How to Calculate Three Phase Amps From Megawatts

3-phase designs support high-voltage power distribution systems
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Megawatt 3 phase power applies primarily to large power distribution systems. In fact, the unit of watts represent the actual power used by system after a percentage of the power is lost due to inefficiencies of the load. Therefore, the total power supplied by the power supply is higher than the actual power and is in the form of volt-amperes, or in this case, Megavolt-amperes or MVA. You need to know the MVA to figure 3-phase amps. To figure MVA from megawatts, you need to know the power factor associated with the load, which measures the level of inefficiency of the load.

    Find the phase voltage, or "Vphase," associated with the 3-phase system. Refer to system specifications. For example, assume 4,000 volts, which is typical for power in the megawatt range

    Find the power factor, "pf," of the load powered by the megawatt power distribution system. Refer to specifications of the load. A typical power factor for 3-phase loads is 0.8.

    Find the total power delivered by the power distribution system in Megavolts-amperes or "MVA." Use the formula MVA = MW/pf where MW is the megawatt value of the system. For example, if MW is 20MW and pf is 0.8:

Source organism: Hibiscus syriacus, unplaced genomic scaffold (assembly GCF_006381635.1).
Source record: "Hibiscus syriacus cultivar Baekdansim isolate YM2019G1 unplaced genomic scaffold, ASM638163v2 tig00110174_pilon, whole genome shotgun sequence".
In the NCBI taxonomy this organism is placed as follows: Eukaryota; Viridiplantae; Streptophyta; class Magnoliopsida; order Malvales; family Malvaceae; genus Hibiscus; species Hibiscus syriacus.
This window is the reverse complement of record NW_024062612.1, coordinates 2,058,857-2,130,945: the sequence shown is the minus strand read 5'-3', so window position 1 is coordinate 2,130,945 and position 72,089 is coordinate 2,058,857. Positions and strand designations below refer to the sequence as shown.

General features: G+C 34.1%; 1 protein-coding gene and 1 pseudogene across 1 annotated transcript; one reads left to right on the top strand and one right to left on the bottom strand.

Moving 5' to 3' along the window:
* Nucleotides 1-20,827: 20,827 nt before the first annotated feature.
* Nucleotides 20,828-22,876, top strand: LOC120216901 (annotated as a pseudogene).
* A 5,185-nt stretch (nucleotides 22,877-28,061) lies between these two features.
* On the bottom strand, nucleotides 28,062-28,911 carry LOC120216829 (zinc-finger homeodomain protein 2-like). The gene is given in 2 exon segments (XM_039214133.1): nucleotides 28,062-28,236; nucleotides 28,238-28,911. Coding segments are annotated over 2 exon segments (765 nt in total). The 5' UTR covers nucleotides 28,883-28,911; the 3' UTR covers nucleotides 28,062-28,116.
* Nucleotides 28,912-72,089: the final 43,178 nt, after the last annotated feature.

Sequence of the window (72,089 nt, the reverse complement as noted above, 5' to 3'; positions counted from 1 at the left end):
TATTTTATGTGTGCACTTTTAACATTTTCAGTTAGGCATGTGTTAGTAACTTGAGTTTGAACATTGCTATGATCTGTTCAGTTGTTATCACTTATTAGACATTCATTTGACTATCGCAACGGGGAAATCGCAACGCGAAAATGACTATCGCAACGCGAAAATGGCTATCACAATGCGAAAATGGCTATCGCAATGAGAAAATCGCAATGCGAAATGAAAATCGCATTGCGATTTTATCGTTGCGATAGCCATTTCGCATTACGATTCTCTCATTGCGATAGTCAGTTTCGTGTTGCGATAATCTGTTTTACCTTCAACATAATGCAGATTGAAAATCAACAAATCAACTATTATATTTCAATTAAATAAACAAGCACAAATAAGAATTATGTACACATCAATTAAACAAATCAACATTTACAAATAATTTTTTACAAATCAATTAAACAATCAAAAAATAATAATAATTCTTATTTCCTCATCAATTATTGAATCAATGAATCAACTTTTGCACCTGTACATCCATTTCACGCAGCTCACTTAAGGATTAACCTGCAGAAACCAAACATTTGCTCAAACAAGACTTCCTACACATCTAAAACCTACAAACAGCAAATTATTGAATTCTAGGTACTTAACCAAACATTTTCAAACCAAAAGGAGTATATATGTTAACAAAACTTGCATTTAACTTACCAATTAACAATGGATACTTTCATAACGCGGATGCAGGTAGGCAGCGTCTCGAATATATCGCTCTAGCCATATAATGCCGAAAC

MVA = 20/0.8 = 25 MVA

    Calculate 3 phase amps, or "I", using the formula: I = (MVA x 1,000, 000)/(Vphase x 1.732). The 1,000,000 represents "mega" where 1 megavolt is 1,000,000 volts. Continuing with the example:

    I = (25 x 1,000,000)/(4,000 x 1.732) = 25,000,000/6,928 = 3608.5 amps.


About the Author

Dwight Chestnut has been a freelance business researcher and article writer for over 18 years. He has published several business articles online and written several business ebooks. Chestnut holds a bachelor's degree in electrical engineering from the University of Mississippi (1980) and a Master of Business Administration from University of Phoenix (2004).

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